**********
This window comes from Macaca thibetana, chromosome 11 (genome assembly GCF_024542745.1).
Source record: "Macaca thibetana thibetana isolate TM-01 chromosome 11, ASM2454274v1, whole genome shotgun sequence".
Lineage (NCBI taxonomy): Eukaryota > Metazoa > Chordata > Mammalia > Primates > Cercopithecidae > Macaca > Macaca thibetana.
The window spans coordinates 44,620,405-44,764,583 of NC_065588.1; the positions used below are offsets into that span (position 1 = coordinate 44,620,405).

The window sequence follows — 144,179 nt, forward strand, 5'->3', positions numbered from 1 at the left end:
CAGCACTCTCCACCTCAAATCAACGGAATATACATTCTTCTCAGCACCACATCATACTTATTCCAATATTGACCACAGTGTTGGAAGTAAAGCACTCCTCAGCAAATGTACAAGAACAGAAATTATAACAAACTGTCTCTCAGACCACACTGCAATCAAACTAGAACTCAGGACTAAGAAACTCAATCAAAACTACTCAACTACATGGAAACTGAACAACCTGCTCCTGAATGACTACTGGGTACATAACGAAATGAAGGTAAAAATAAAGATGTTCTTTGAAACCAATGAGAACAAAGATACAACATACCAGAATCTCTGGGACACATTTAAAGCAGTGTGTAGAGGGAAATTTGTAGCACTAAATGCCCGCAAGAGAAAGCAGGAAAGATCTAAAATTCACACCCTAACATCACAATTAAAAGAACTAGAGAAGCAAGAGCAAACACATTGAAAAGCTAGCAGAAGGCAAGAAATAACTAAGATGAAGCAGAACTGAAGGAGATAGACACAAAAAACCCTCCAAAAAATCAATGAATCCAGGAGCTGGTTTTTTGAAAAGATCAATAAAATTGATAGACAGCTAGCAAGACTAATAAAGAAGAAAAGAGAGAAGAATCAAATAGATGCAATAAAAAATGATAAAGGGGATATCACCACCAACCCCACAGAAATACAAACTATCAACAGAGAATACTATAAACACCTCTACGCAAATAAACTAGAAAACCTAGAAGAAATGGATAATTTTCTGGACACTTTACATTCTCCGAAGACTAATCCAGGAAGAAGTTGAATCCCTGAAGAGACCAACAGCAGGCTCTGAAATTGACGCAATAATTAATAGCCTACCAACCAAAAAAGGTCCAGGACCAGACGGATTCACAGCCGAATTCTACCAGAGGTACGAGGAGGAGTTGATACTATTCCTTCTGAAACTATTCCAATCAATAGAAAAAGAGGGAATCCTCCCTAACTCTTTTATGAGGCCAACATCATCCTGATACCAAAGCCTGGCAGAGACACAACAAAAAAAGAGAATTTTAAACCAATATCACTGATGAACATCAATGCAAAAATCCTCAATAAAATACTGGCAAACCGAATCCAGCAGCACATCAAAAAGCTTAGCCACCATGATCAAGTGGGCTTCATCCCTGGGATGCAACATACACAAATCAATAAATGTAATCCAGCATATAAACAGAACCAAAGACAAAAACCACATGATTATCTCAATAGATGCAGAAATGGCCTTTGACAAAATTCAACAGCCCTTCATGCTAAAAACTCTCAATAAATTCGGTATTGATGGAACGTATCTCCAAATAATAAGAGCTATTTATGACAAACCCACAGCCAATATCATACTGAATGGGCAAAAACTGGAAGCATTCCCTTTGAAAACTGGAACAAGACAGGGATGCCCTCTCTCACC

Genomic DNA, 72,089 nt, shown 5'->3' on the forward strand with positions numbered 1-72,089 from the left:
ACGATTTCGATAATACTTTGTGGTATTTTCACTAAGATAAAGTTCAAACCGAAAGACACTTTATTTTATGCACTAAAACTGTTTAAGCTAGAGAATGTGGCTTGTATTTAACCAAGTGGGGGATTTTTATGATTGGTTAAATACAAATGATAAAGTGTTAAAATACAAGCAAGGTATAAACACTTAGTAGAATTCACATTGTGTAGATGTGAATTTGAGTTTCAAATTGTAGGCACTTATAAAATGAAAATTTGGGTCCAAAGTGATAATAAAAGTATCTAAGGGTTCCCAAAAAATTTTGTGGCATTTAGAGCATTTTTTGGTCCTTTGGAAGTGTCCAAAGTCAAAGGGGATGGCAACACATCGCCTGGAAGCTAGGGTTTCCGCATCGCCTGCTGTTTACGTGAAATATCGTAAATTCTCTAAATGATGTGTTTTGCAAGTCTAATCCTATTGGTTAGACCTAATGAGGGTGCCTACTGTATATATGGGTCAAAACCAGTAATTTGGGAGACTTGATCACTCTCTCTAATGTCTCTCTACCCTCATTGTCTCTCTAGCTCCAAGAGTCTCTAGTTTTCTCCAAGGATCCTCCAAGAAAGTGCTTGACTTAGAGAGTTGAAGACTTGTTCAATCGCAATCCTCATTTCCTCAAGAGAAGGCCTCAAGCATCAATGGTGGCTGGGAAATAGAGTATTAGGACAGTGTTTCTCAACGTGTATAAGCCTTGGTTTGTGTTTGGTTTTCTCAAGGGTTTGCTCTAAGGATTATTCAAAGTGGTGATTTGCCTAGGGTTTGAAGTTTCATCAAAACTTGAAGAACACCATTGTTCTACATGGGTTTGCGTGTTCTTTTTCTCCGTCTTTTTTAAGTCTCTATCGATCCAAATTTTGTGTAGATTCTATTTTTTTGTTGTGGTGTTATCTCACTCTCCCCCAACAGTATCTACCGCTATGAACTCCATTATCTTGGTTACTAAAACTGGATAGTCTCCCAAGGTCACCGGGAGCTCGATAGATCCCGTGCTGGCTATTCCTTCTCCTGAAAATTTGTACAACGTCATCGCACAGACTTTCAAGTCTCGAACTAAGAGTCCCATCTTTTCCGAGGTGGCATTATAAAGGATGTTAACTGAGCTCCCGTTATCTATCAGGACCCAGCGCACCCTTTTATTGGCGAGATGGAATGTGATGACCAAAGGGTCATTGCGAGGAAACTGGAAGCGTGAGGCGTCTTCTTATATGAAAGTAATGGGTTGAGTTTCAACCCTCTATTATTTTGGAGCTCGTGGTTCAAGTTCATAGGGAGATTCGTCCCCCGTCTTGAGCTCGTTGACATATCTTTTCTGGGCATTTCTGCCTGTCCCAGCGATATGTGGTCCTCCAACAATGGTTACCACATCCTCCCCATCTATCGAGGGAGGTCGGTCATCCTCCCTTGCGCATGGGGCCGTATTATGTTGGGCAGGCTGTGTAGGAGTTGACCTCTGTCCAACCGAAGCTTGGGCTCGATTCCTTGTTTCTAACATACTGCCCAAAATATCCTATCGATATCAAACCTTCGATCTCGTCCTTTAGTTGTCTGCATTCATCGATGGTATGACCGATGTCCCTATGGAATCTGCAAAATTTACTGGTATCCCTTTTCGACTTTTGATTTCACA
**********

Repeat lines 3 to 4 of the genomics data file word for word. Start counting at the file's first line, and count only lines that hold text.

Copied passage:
Lineage (NCBI taxonomy): Eukaryota > Metazoa > Chordata > Mammalia > Primates > Cercopithecidae > Macaca > Macaca thibetana.
The window spans coordinates 44,620,405-44,764,583 of NC_065588.1; the positions used below are offsets into that span (position 1 = coordinate 44,620,405).